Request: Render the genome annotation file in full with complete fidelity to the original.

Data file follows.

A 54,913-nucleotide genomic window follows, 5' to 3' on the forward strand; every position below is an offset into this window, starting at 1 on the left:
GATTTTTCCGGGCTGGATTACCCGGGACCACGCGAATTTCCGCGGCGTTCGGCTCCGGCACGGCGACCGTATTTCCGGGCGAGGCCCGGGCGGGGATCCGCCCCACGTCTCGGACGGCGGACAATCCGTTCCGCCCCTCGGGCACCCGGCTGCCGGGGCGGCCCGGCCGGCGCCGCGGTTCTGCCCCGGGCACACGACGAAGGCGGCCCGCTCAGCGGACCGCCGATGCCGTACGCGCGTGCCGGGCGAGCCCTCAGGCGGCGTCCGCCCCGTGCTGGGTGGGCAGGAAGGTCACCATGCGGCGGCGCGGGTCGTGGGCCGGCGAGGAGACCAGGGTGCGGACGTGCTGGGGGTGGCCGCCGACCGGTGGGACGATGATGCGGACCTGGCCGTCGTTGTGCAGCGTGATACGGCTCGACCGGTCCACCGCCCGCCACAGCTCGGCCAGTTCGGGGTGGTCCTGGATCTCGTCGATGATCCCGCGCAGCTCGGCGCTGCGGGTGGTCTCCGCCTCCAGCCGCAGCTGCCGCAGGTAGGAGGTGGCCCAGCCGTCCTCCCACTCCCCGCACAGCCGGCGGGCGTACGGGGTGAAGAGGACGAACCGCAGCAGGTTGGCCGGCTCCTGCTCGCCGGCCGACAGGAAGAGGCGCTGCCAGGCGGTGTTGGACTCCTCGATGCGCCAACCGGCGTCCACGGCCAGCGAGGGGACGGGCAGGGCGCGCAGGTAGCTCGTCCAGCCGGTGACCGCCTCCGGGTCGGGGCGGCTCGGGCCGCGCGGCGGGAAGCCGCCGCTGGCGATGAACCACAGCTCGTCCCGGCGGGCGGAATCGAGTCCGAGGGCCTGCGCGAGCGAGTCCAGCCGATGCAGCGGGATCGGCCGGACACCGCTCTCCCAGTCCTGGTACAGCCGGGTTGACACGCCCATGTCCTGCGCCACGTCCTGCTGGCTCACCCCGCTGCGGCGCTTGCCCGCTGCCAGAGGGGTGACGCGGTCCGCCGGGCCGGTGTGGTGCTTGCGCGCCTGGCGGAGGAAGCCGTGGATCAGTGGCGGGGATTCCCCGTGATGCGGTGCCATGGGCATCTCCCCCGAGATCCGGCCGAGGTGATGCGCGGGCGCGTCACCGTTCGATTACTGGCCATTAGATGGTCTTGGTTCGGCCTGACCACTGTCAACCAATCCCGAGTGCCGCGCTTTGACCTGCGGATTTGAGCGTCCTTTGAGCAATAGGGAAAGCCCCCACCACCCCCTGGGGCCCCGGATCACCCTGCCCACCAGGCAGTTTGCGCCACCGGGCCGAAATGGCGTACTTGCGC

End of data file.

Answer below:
A 54,913-nucleotide genomic window follows, 5' to 3' on the forward strand; every position below is an offset into this window, starting at 1 on the left:
GATTTTTCCGGGCTGGATTACCCGGGACCACGCGAATTTCCGCGGCGTTCGGCTCCGGCACGGCGACCGTATTTCCGGGCGAGGCCCGGGCGGGGATCCGCCCCACGTCTCGGACGGCGGACAATCCGTTCCGCCCCTCGGGCACCCGGCTGCCGGGGCGGCCCGGCCGGCGCCGCGGTTCTGCCCCGGGCACACGACGAAGGCGGCCCGCTCAGCGGACCGCCGATGCCGTACGCGCGTGCCGGGCGAGCCCTCAGGCGGCGTCCGCCCCGTGCTGGGTGGGCAGGAAGGTCACCATGCGGCGGCGCGGGTCGTGGGCCGGCGAGGAGACCAGGGTGCGGACGTGCTGGGGGTGGCCGCCGACCGGTGGGACGATGATGCGGACCTGGCCGTCGTTGTGCAGCGTGATACGGCTCGACCGGTCCACCGCCCGCCACAGCTCGGCCAGTTCGGGGTGGTCCTGGATCTCGTCGATGATCCCGCGCAGCTCGGCGCTGCGGGTGGTCTCCGCCTCCAGCCGCAGCTGCCGCAGGTAGGAGGTGGCCCAGCCGTCCTCCCACTCCCCGCACAGCCGGCGGGCGTACGGGGTGAAGAGGACGAACCGCAGCAGGTTGGCCGGCTCCTGCTCGCCGGCCGACAGGAAGAGGCGCTGCCAGGCGGTGTTGGACTCCTCGATGCGCCAACCGGCGTCCACGGCCAGCGAGGGGACGGGCAGGGCGCGCAGGTAGCTCGTCCAGCCGGTGACCGCCTCCGGGTCGGGGCGGCTCGGGCCGCGCGGCGGGAAGCCGCCGCTGGCGATGAACCACAGCTCGTCCCGGCGGGCGGAATCGAGTCCGAGGGCCTGCGCGAGCGAGTCCAGCCGATGCAGCGGGATCGGCCGGACACCGCTCTCCCAGTCCTGGTACAGCCGGGTTGACACGCCCATGTCCTGCGCCACGTCCTGCTGGCTCACCCCGCTGCGGCGCTTGCCCGCTGCCAGAGGGGTGACGCGGTCCGCCGGGCCGGTGTGGTGCTTGCGCGCCTGGCGGAGGAAGCCGTGGATCAGTGGCGGGGATTCCCCGTGATGCGGTGCCATGGGCATCTCCCCCGAGATCCGGCCGAGGTGATGCGCGGGCGCGTCACCGTTCGATTACTGGCCATTAGATGGTCTTGGTTCGGCCTGACCACTGTCAACCAATCCCGAGTGCCGCGCTTTGACCTGCGGATTTGAGCGTCCTTTGAGCAATAGGGAAAGCCCCCACCACCCCCTGGGGCCCCGGATCACCCTGCCCACCAGGCAGTTTGCGCCACCGGGCCGAAATGGCGTACTTGCGC